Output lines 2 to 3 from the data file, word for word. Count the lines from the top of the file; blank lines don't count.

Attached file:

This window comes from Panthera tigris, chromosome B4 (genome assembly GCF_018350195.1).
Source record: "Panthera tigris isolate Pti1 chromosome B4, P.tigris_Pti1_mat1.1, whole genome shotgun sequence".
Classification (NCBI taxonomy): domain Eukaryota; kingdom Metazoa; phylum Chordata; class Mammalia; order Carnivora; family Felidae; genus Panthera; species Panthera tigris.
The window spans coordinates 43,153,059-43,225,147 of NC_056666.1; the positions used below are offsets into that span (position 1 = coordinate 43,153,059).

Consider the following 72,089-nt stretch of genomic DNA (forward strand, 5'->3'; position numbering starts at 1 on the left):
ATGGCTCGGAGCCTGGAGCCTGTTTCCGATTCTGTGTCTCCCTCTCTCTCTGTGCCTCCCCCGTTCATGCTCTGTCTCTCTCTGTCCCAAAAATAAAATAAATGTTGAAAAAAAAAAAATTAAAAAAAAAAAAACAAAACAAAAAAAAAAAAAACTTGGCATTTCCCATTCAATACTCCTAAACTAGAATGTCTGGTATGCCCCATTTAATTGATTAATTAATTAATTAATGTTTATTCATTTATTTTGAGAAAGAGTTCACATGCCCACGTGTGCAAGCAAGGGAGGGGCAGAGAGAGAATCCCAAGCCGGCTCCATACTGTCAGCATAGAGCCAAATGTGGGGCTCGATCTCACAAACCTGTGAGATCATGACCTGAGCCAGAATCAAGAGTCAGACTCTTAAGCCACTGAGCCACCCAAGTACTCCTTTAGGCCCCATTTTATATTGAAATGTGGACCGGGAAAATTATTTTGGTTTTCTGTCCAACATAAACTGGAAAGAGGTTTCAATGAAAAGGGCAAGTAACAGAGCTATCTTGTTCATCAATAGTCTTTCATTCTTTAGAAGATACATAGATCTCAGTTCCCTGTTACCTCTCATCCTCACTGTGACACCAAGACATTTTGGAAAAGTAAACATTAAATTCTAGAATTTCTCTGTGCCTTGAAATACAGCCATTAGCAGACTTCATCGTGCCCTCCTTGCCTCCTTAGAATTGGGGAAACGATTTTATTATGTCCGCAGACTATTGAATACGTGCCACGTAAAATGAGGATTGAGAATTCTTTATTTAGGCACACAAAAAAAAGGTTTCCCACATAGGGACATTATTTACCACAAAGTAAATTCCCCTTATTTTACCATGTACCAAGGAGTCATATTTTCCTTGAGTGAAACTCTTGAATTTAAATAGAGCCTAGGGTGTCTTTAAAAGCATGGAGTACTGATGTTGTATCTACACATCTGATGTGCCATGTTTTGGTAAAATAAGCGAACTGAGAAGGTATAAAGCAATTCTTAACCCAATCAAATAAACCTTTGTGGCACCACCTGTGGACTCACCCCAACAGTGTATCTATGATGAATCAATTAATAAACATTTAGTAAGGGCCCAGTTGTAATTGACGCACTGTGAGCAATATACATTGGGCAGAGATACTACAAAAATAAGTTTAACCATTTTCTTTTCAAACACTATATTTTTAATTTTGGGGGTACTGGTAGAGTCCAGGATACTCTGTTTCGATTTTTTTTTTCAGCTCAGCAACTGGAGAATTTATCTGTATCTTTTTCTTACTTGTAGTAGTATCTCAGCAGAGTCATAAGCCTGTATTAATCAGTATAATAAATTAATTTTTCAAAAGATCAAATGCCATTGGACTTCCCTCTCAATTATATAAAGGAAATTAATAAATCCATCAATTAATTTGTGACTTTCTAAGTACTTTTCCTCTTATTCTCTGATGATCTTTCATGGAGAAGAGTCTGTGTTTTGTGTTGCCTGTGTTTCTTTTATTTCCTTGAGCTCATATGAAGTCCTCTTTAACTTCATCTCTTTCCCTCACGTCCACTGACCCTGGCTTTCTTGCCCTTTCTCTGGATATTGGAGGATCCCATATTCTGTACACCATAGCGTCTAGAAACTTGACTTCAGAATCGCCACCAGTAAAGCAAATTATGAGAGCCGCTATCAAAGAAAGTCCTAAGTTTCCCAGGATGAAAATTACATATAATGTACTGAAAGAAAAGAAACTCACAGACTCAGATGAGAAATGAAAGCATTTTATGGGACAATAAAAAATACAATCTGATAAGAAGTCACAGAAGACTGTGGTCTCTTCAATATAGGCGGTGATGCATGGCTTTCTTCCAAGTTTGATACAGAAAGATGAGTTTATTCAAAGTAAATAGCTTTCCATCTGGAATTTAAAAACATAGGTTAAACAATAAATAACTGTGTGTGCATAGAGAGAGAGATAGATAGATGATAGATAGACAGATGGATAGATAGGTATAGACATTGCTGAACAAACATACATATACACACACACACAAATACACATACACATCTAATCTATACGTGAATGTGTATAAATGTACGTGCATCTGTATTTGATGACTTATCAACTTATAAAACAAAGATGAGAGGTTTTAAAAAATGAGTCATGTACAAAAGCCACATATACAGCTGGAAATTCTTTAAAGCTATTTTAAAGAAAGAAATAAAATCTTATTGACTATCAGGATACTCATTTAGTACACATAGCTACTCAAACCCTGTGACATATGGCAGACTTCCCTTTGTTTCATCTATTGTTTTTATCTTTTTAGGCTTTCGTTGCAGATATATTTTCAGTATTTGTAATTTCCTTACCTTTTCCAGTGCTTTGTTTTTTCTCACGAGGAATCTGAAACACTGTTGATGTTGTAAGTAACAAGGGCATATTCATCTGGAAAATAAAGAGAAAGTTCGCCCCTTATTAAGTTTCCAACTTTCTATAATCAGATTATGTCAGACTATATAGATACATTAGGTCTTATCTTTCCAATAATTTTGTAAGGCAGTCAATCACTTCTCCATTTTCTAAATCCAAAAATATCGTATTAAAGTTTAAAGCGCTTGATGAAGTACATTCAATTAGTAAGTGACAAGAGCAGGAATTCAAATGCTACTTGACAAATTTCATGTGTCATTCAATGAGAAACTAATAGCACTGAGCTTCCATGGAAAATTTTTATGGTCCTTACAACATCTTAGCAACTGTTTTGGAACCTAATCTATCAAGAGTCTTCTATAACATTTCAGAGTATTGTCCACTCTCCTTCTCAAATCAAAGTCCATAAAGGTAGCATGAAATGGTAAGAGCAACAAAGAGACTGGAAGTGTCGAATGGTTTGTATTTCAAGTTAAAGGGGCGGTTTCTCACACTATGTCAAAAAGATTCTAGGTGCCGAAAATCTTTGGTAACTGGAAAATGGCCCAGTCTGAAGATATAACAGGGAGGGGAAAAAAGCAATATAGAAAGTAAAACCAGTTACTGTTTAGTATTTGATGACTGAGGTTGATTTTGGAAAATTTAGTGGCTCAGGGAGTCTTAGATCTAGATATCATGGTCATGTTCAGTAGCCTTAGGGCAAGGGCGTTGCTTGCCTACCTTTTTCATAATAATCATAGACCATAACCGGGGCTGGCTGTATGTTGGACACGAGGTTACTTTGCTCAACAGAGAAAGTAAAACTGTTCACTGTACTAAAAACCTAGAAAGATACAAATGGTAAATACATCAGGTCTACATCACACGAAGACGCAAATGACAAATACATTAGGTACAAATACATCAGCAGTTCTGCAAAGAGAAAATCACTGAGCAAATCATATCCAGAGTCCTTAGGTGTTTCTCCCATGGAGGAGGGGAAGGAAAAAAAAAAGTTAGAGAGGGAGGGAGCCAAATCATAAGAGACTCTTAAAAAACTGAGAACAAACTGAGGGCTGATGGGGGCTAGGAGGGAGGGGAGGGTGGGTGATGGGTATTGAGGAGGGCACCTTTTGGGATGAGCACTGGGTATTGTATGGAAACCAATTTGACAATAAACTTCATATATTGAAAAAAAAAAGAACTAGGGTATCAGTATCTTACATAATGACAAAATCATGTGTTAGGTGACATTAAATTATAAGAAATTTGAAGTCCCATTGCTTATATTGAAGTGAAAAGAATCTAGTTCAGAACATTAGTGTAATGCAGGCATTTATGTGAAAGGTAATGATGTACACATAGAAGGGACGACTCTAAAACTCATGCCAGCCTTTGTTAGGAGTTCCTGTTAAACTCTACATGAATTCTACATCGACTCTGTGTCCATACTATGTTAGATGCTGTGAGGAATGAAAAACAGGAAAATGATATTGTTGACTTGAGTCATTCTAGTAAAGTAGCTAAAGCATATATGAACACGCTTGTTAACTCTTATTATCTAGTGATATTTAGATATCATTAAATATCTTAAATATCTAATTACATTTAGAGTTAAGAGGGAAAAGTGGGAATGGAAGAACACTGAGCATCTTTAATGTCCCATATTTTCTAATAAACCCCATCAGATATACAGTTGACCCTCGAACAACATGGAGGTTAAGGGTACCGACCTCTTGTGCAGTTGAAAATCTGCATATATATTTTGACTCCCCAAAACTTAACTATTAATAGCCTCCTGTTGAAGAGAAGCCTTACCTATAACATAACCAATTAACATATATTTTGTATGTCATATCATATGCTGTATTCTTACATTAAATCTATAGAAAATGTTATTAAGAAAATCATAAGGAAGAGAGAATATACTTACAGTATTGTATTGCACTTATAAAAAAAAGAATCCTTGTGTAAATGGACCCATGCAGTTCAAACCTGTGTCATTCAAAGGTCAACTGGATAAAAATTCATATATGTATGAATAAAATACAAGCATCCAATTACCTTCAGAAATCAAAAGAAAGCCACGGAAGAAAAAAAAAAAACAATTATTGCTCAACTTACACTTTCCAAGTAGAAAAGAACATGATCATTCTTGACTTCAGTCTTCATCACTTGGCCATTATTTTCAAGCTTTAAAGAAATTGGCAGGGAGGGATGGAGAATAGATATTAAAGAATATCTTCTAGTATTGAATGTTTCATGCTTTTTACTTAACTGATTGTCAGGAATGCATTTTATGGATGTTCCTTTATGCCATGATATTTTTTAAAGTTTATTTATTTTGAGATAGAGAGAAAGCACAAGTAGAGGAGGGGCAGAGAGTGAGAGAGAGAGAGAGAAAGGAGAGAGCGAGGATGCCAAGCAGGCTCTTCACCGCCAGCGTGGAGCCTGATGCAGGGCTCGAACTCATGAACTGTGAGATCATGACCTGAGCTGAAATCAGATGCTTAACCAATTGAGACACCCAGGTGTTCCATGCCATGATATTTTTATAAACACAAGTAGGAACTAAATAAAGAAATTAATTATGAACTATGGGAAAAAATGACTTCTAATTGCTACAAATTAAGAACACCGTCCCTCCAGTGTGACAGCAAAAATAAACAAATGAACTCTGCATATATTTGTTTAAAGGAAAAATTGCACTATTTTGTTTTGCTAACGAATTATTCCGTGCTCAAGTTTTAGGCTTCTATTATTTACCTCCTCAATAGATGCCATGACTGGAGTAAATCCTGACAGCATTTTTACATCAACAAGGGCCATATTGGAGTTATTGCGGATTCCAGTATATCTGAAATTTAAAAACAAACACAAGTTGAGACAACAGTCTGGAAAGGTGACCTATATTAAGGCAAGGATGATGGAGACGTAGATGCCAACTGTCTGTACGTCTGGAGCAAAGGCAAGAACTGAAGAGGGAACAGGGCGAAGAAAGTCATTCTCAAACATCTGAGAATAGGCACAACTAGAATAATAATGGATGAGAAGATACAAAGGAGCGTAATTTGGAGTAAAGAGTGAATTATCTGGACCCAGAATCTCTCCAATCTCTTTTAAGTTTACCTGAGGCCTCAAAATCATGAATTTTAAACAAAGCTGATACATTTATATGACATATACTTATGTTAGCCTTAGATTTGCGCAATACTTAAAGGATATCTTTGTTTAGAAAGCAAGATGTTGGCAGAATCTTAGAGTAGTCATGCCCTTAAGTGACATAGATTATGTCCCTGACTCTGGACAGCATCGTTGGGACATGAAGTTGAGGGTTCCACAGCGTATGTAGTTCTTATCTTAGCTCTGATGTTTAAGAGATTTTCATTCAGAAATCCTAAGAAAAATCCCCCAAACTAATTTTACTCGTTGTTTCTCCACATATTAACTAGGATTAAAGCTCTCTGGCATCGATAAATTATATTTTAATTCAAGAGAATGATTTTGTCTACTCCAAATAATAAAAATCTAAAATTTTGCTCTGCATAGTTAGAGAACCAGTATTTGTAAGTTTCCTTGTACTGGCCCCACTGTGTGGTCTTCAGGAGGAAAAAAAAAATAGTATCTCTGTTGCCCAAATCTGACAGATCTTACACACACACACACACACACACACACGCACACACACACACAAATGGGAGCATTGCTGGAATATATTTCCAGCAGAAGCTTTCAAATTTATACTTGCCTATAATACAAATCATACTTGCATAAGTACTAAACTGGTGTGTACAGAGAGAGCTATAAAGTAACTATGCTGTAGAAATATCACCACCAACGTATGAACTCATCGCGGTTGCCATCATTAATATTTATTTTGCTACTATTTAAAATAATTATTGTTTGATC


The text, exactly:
Source record: "Panthera tigris isolate Pti1 chromosome B4, P.tigris_Pti1_mat1.1, whole genome shotgun sequence".
Classification (NCBI taxonomy): domain Eukaryota; kingdom Metazoa; phylum Chordata; class Mammalia; order Carnivora; family Felidae; genus Panthera; species Panthera tigris.